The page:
Audio is hot again. From the rise of podcasts to the emergence of smart speakers like Amazon Echo and Google Home, it seems like marketers can’t stop talking about how to use voice. But what does this shift in focus mean for social media/community managers, graphic designers, and businesses that have used traditionally visual media to engage with customers?
By Matt Emmons
Lesson 1: Meet people where they are
Many of us engage with several different devices on a daily basis: the number of connected devices is a staggering: 7.8 devices per capita in the U.S. alone. With all of these devices come complexity: a variety of user interfaces to navigate and learn, frequent app updates to adapt to, and bad design all get in the way of what we’re trying to do. Wouldn’t it be easier if our devices could just understand us?
That’s why voice assistants are so alluring. Using natural language to get things done is a lot less mentally exhausting than having to figure out how to use a new app. In fact, we’re even witnessing strong consumer adoption of voice assistants to engage with and purchase from brands.
This rise of voice tells us that people want seamless experiences. Even small businesses can recognize this fatigue caused by our modern way of life and they can strive to offer content that is easy to engage with and has a clear call to action. It’s tempting to overdo it with all the marketing and creative tools available but going over the top isn’t necessarily the best way to get noticed. Instead, consider scaling back and ask yourself how your brand can create simpler interactions with your customer from clean copy to simple, yet effective designs.
Lesson 2: People are in search of immersive media
From the proliferation of viral playlists to binge-listening podcasts, we’ve seen people turning to newly immersive forms of media. And with a population that is increasingly on the go, these new forms of audio serve as a natural escape from commutes, chores, and more.
At first, this shift in focus may seem like bad news for brands that have invested in their visual assets (strong logo, marketing materials), but the resurgence of audio actually opens up new opportunities for cross-channel integrations that can leave a lasting impression on the viewer/listener. Take, for example, Spotlight, Spotify’s new multimedia format that adds visual elements to podcasts, audiobooks, and news bites.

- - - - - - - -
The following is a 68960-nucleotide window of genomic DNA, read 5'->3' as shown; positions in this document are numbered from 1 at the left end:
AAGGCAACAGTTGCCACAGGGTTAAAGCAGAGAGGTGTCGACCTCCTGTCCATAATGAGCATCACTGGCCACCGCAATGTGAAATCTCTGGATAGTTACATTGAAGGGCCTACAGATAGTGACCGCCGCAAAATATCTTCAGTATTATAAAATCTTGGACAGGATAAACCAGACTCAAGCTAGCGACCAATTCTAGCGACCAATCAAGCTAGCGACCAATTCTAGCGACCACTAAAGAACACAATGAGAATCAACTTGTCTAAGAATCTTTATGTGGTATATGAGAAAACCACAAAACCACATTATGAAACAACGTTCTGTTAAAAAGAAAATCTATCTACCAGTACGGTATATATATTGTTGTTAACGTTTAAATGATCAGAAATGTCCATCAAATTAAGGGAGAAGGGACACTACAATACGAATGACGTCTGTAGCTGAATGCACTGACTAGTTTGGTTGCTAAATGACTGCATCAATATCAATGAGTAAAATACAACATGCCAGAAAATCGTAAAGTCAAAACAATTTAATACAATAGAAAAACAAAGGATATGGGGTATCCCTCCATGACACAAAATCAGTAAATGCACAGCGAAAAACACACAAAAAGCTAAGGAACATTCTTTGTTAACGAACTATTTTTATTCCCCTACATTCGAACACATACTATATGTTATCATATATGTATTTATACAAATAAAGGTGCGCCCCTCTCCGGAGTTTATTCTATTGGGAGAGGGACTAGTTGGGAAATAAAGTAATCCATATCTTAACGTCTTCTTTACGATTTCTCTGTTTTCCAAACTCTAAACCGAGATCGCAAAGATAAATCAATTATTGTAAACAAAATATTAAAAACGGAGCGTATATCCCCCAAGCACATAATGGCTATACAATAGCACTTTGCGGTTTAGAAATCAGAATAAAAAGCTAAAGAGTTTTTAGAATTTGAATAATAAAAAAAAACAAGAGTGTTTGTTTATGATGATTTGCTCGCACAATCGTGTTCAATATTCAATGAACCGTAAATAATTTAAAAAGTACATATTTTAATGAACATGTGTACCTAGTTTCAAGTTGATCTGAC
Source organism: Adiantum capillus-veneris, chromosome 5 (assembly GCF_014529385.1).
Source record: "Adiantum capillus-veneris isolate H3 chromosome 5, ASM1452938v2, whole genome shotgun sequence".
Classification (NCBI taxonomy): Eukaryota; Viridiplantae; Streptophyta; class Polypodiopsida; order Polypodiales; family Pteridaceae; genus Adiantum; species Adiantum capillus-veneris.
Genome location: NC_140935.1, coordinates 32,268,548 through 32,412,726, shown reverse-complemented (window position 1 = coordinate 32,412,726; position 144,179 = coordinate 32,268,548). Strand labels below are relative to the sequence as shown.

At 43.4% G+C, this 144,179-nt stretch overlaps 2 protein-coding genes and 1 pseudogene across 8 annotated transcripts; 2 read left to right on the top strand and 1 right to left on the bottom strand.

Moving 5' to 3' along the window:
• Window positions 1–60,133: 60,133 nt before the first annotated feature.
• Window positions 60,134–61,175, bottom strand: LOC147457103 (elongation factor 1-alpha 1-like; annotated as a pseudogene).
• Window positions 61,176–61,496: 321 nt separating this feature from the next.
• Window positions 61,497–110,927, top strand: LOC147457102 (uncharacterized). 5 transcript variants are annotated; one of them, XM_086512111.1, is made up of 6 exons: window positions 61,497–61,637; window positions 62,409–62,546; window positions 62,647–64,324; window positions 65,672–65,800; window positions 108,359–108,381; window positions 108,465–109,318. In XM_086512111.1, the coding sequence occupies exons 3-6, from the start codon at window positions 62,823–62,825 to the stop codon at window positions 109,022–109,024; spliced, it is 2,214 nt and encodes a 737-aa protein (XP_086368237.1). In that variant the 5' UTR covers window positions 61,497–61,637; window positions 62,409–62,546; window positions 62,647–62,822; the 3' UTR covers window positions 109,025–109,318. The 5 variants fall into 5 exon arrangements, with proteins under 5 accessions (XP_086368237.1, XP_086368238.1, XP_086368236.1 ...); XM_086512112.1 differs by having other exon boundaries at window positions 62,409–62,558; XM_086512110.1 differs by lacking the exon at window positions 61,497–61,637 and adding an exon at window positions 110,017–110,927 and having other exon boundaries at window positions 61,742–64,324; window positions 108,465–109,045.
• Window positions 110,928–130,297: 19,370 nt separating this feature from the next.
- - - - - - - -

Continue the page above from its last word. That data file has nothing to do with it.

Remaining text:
When you’re in someone’s ear and in front of their eyes, you don’t need to shout. People are looking to new forms of media for an engaging story, and in turn, businesses should respect the user. With the sheer amount of available content, nobody has the time or patience for intrusive or obnoxious marketing techniques. To respect people’s desire to escape, rather than churning out a steady stream of subpar visuals that aren’t going to cut it, focus on creating high-quality content that delivers something of value to your target audience.
Lesson 3: Regardless of the medium, brand messaging is all about emotion
First there was the pivot to video, and now everyone’s paying attention to sound. Recently, we’ve seen a renewed attention to sonic branding, the use of a sound, song, or melody to help a brand’s identity. Can you recall the sound a Mac makes when you start it up? What pops in your head when you think of the insurance company Nationwide? That’s sonic branding.
But there’s no need to overhaul your marketing plan to emphasize audio. No matter the industry, your business needs a piece of media to tell your story. Consider how you can express your brand across the senses to reach your audience through emotion, regardless of the medium. Why? Because emotion is a strong driver of engagement. Think about the sounds that can be communicated visually, texture in terms of graphics, and the visual images conveyed by sound. And ultimately, how you can imply emotion across the senses.
Bottom line: Marketers can no longer specialize
Due in part to the proliferation of connected mobile devices and the speed of social media, our society is moving faster than ever. And consumers expect that content blends new media. To stay relevant in a constantly shifting industry, marketers need to be compelling and tie together copy, sound, and visuals in a comprehensive way to create an emotional connection with their audiences.
Matt Emmons is the VP of Marketing at PicMonkey, a visual communications platform that enables both non-designers and designers alike to quickly create stunning visuals for social media, marketing, and beyond. Matt previously served in executive marketing leadership roles for PopCap Games and EA Mobile. Connect with Matt on Instagram and Twitter.